Curses! Soiled again…

OK, so before we get too far into Macbeth, er The Scottish Play, let’s address the 800-pound gorilla in the room (I know I’m mixing idioms, thank you very much): the infamous curse.

I’m not a superstitious guy. Sure, if my beloved Bruins win their first game of the season, you can bet your bottom dollar I’m wearing that same shirt for the next game. But broken mirrors? Just glass to clean up, baby. Walk under ladders? More stupid than unlucky. Cross black cats? Not a cat guy, so I don’t go out of my way to be near them to begin with. Friday the 13th? Kinda cool, since any month (save that lil’ bastard February in non-leap years) with that day will have at least a portion of five weekends.

So. the Curse.

you see, there’s no According-to-Hoyle definition of the curse, because with things like superstitions, there’s no written rule book, so you get variations

You’re not supposed to say the word “Macbeth” in a theater without risking some kind of disaster (there’s even a version of the curse that includes even quoting the play [unless you’re rehearsing or performing the play]…and according to Patrick Stewart, this is even worse).

If you do utter those words in a theater, what do you do to “cleanse” yourself? Well, again, there’s nothing According-to-Hoyle, but these are the widely cited:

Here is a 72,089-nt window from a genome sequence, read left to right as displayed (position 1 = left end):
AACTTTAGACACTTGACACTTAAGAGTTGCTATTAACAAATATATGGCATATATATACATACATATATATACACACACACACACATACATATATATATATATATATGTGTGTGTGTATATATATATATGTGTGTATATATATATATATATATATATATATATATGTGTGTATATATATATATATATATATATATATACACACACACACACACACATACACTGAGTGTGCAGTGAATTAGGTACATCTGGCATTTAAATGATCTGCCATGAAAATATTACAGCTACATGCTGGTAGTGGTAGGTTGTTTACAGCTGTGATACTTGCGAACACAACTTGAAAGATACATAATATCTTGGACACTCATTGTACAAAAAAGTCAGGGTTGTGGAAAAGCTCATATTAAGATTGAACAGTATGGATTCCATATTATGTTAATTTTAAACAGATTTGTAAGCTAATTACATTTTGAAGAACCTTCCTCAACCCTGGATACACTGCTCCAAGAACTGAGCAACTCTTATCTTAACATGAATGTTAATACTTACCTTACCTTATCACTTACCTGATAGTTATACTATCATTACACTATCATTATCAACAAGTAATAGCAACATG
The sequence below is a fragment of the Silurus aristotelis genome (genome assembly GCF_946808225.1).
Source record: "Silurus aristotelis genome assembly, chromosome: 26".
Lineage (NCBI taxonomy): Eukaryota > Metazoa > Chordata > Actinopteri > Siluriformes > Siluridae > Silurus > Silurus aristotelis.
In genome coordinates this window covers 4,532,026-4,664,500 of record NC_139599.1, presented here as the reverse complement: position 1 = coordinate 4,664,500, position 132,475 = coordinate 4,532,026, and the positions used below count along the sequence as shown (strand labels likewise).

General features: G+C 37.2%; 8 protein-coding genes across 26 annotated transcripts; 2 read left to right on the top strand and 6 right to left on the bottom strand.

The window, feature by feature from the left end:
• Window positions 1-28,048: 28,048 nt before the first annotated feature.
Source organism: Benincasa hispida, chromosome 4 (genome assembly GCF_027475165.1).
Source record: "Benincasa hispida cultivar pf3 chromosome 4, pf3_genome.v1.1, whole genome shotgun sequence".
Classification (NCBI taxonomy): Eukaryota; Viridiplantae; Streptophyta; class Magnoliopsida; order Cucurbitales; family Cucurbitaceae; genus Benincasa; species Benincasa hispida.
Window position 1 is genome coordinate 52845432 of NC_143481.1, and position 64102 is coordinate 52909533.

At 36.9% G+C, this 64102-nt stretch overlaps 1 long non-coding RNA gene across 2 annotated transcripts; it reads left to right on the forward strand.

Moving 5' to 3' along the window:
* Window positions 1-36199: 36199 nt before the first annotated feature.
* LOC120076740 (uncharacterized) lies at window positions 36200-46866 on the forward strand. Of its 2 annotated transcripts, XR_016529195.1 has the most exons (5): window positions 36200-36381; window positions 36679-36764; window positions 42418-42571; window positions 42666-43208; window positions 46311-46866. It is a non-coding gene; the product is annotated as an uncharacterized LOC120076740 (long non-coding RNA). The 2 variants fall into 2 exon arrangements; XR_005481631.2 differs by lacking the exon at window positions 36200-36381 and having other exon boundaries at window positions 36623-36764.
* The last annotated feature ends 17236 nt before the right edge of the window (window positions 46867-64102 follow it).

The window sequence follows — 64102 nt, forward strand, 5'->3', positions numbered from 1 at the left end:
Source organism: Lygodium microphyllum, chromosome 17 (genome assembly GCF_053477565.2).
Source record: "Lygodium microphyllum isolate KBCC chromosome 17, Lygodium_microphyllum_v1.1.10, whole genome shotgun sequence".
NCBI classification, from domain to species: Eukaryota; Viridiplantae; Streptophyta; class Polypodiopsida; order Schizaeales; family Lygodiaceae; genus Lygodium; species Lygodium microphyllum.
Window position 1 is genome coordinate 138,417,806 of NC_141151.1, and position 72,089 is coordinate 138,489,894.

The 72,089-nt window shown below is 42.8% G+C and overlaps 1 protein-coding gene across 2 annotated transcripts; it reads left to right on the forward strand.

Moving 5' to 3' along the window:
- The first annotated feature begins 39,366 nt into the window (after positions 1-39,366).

• spin around three times, spit over your left shoulder and recite a line from Shakespeare (preferably from A Midsummer Night’s Dream).
  • spin around three times, spit over your left shoulder and yell a profanity (preferably the dirtiest you can think of).
  • either of the two above, after exiting the theater

So, to avoid all that, instead of Macbeth, you discuss The Scottish Play. (I’ve seen some references to using The Bard’s Play as another euphemism, but I’ve never actually heard anyone use it.)

So, instead of the character of Macbeth, you talk about “the Scottish king,” “the Scottish lord,” “Mackers,” or “Mac B” (that last one is like The Bard’s Play… I’ve seen references, never heard it in real life).

Lady Macbeth? Go with “the Scottish lady,” or “Lady M.” (why she doesn’t get “the Scottish queen” I haven’t the faintest).

According to legend, some of the witches’ incantations in the play were real and to utter the title would bring real witchcraft down upon your theater (why saying the name and not the spell produces the curse is beyond me).

There’s a bunch of anecdotal instances of the curse, but seriously, either you believe this stuff or you don’t.

Malarkey.

Really.

That’s why it’s so much fun to poke fun at (but notice that these “theater people” won’t even set the joke inside a theater)…

I don’t believe it. But I still don’t say the word in a theater out of respect of those who do.

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